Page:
Sunday, February 19, 2017

On This Day: February 19, 1942

Executive Order 9066 and the Imprisonment of Japanese Americans during World War II

Toyo Miyatake (Photographer), Boys Behind Barbed Wire, 1944

In commemoration of the 75th Anniversary of Executive Order 9066, signed by President Franklin D. Roosevelt this day in 1942, we invited guest writer Alison Moore to explore the parallels between the creation of incarceration camps for Japanese Americans during World War II and the recent, controversial Muslim travel ban. Issued and signed by President Donald Trump on January 27, 2017, Executive Order 13769 provides "Protection of the Nation from Foreign Terrorist Entry into the United States."

“This, Our Legacy”
Executive Order 9066 

Dorothea Lange (Photographer), Exclusion order posted at First and Front Streets—
the first San Francisco section affected by evacuation—directing the removal of 
persons of Japanese ancestry, 1942
Courtesy Bancroft Library, University of California, Berkeley

On February 19, 1942, upon the advice of Lt. General John L. De Witt, head of the Army’s Western Defense Command, President Franklin D. Roosevelt signed an executive order requiring the mass evacuation and incarceration of over 100,000 people from the West Coast of the United States. Although no cases of sabotage related to the Japanese bombing of Pearl Harbor had emerged in California, Oregon, or Washington—nor, in fact, were any shown to have occurred in Hawaii—the Army stated that “military necessity” required removal and imprisonment due to the potential for such acts. “Racial affinities are not severed by migration,” wrote General De Witt. “The Japanese race is an enemy race,” and though many Japanese Americans had become “Americanized,” “the racial strains are undiluted.” “Along the Pacific Coast over 112,000 potential enemies, of Japanese extraction, are at large today.” [Emphasis ours.]

As a result, over 110,000 people of Japanese ancestry—two-thirds of them U.S. citizens—were forced to abandon their homes, businesses, farms, schools, universities, and places of work. They initially were transported to so-called “Assembly Centers” (in many cases the actual horse stalls of local racetracks) and later to hastily built “internment” camps in isolated areas of central and northern California, Utah, Colorado, Texas, and Arkansas, among other locations.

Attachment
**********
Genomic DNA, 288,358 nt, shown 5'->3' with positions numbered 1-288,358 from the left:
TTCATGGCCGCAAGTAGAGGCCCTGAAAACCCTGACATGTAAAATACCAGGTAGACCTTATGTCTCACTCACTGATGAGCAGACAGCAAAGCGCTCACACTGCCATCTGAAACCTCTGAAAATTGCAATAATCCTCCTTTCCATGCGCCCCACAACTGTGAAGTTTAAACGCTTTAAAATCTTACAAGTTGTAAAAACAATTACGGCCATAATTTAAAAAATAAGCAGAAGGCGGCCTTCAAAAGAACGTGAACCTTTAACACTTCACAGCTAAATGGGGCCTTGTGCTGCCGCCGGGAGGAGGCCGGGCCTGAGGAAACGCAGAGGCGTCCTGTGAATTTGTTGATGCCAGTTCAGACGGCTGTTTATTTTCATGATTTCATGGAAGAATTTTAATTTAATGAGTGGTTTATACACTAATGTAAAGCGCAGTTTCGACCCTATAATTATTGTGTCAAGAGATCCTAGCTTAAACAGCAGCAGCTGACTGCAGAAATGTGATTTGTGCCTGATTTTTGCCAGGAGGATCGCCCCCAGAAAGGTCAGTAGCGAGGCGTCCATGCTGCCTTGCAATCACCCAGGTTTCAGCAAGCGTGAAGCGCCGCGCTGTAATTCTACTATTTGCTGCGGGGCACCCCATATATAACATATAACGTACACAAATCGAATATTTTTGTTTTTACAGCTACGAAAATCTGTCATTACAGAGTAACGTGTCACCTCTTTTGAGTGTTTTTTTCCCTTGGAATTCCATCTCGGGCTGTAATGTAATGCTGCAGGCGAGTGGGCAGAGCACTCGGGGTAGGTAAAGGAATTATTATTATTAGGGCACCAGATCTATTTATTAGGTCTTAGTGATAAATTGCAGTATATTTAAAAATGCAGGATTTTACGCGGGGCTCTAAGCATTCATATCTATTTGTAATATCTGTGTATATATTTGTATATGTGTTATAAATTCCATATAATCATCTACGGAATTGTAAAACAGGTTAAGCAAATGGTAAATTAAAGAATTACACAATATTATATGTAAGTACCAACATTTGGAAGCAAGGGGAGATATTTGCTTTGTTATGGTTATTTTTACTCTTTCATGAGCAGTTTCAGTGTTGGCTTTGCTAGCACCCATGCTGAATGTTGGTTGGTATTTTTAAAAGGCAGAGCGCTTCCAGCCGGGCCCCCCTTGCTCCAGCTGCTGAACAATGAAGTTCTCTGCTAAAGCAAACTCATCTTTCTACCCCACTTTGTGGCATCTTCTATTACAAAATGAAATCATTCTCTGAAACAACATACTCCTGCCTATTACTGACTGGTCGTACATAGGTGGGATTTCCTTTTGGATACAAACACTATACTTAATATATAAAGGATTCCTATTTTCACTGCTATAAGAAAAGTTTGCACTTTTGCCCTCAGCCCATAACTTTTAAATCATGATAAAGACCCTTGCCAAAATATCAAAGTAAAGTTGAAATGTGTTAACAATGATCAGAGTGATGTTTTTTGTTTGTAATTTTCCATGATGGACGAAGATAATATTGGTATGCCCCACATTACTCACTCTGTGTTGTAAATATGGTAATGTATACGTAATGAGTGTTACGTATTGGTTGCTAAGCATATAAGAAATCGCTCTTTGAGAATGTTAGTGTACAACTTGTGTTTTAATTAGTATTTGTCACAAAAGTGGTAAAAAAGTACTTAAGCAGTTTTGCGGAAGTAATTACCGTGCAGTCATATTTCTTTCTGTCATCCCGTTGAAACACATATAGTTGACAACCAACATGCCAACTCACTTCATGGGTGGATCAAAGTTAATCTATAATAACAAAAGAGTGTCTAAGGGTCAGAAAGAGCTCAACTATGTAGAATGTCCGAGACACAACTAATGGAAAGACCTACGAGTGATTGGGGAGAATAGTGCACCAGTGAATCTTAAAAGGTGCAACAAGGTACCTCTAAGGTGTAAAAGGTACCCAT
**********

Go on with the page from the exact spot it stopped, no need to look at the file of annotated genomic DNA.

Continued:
Dorothea Lange (Photographer), Children in front of the gardens and barracks, formerly horse stalls, where families from San Francisco lived at Tanforan Assembly Center, California, 1942
Courtesy of the National Archives and Records Administration

Many remained in these camps for the duration of the war, losing homes, businesses, jobs, and years of formal education. Others were allowed to leave the camps and start new lives away from their former homes on the West Coast. And many, somewhat ironically, were called or volunteered for service for the remaining years of the war.

Siberius Y. Saito (1908–1980), Letter to William H. Irwin, June 22, 1942 
 California Historical Society

The 100th Infantry Battalion, composed primarily of American-born children of Japanese immigrants, called Nisei, receive grenade training in Hawaii, 1943
Courtesy U.S. Army

Years of racist sentiment against Japanese immigrants set the stage for these actions. Although evidence was suppressed at the time, no act of espionage or sabotage was ever found. Even if one had, the incarceration of many thousands of people “wholly ignored the fundamental principle that a free society judges by individual acts, not by ancestry,” noted Tom C. Clark, Retired Associate Justice of the U.S. Supreme Court. “The stubborn fact is, our fellow Japanese American citizens lost their liberty simply and only because of their ancestry.”

Americans All Booth, Pan-Pacific Industrial Exposition, Los Angeles, September 6, 1945
The Bancroft Library, University of California, Berkeley; photograph by Hikaru Iwasaki

Last month’s executive order by President Trump barring entrance to the United States from seven predominantly Muslim countries has given new life to the concerns raised by Executive Order 9066. Once again—and again despite claims by the government—thousands of individuals are being denied rights afforded them by the U.S. government (by way of invalidating previously issued visas), based apparently on their heritage.

Although the government has denied that race or religion has played a role in the order, some believe otherwise. Despite carefully crafted wording in the order, according to media reports, statements made by President Trump in televised interviews and by advisers to the president about using the word “danger” rather than advocating an outright ban on Muslims led many to believe that the intent of this executive order was to ban people based on religious affiliation, rather than on specific concerns about violence. Media reports in early February stated that as many as 100,000 individuals from predominantly Muslim countries have been denied entrance into the United States since the order went into effect. These actions, along with random acts of racial and religiously-based violence, have raised concerns among many Muslims currently living in the United States about what may lie ahead for them.